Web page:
New RNLI review determines all-weather lifeboat is required at New Quay
The RNLI has announced today (8 November) that the 2021 review of the Cardigan Bay coastline concluded that an all-weather lifeboat will be stationed between Fishguard and Barmouth, with the most suitable location identified as New Quay.
A 25 knot Shannon class lifeboat will replace the ageing 17 knot Mersey class lifeboat.
In 2016, a review of Cardigan Bay recommended an inshore Atlantic 85 lifeboat would replace New Quay’s current Mersey class all-weather lifeboat (ALB). However, after a lengthy consultation process and a fresh review of requirements in Cardigan Bay, it was determined that an ALB was required to deliver the most effective search and rescue service in the area. This will complement Barmouth and Pwllheli’s Shannon class lifeboats and Fishguard’s Trent class all-weather lifeboat.
The RNLI is constantly reviewing its assets to ensure that the right assets are in the right place to deliver the most effective service. These reviews take into account factors such as the changing trends in water use, local environmental change, search and rescue demand, the improving capabilities of modern lifeboats, and evolving technologies. It was decided the Cardigan Bay coastline should be reviewed in a consultation process which brought to light new intelligence and considered multiple stakeholder submissions which were scrutinised alongside the original data.
This summer the RNLI embarked on a month-long consultation, engaging with groups and individuals with an interest in the future of lifesaving provision in Cardigan Bay. Members of the Ceredigion Lifeboat Campaign, who worked closely with the RNLI to highlight issues and concerns, were a fundamental part of this engagement activity. Multiple submissions referred to the excellence of the Atlantic class lifeboat but also highlighted the changes in inshore and offshore water usage and potential government investment.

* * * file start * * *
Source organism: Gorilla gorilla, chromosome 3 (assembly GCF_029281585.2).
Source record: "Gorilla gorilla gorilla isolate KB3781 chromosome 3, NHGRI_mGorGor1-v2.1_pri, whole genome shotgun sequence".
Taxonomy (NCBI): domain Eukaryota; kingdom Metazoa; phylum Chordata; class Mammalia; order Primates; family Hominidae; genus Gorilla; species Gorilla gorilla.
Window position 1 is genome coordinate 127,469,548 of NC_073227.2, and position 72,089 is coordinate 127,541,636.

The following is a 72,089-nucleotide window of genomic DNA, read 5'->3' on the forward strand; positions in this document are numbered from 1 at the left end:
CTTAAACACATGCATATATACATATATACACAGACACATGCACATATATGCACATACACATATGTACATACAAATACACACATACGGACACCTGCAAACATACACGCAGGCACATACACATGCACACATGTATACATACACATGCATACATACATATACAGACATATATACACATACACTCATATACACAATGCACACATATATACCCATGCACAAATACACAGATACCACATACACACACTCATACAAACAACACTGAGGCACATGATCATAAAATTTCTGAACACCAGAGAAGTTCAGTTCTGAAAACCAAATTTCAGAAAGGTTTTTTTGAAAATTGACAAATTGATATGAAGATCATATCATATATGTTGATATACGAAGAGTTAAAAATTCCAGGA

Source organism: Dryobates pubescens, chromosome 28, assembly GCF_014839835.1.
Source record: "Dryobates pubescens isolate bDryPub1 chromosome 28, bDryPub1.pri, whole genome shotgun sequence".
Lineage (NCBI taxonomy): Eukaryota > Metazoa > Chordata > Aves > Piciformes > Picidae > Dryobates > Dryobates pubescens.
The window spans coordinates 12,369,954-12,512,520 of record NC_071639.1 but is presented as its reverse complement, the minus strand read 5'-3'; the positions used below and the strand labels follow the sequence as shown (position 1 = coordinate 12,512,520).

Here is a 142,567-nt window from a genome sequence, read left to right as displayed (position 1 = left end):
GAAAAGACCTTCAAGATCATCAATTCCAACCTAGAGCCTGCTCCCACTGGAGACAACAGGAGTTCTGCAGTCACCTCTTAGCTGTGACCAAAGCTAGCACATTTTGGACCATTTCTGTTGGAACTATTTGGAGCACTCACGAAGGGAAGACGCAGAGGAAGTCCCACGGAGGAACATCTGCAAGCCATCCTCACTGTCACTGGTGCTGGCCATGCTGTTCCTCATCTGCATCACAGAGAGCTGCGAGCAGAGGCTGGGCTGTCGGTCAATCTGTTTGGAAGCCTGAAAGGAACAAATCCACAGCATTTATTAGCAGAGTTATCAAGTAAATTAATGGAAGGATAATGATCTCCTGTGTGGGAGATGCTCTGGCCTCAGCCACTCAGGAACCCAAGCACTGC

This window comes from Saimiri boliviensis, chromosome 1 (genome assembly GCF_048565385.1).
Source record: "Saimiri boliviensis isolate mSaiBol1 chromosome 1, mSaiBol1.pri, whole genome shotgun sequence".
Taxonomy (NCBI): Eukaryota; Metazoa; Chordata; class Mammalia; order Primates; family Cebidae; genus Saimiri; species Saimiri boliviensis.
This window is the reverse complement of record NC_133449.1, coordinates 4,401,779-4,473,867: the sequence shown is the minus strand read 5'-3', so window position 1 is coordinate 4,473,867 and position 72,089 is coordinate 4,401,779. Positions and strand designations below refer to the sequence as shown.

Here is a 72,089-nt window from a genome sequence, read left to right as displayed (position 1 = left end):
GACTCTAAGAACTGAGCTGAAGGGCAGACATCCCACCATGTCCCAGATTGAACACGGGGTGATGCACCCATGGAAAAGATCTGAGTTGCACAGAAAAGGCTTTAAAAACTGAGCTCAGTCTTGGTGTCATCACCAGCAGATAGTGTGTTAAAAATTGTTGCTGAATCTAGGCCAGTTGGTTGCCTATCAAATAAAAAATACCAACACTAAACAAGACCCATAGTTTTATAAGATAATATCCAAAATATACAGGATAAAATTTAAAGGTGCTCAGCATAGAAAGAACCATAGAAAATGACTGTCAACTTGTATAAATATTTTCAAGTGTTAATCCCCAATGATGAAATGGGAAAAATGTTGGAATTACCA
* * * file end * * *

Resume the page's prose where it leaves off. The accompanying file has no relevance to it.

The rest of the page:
The RNLI is extremely grateful to all who took the time to contribute to this consultation.
The consultation also brought to light several potential changes and investments in the area which are likely to see an increased demand for an all-weather lifeboat. The changes include a 30% increase in aircraft operations due to a £1.3billion investment to one of the largest military live fire and exploratory technology range areas. In addition, the day trip passenger fleet is likely to expand, and government investments are planned to reinvigorate the local fishing industry.
The Chancellor has also announced £10.8m for the plans in Ceredigion to develop the harbours, to be brought forward in the next financial year. Future investments in marinas and the coastal infrastructure will lead to a significant increase in visitors to the Cardigan Bay coastline.
All these factors were considered by the RNLI Executive Team and the Trustees. Their conclusion was that these additional factors when considered warranted support to the Lifesaving Operations Director’s recommendation and decision.
John Payne, Director of Lifesaving Operations for the RNLI says:
‘I would like to thank all those who have supported the RNLI and openly consulted with us as well as all of the volunteers and staff who have continued to operate the lifesaving service from New Quay during this period of consultation and since 2016.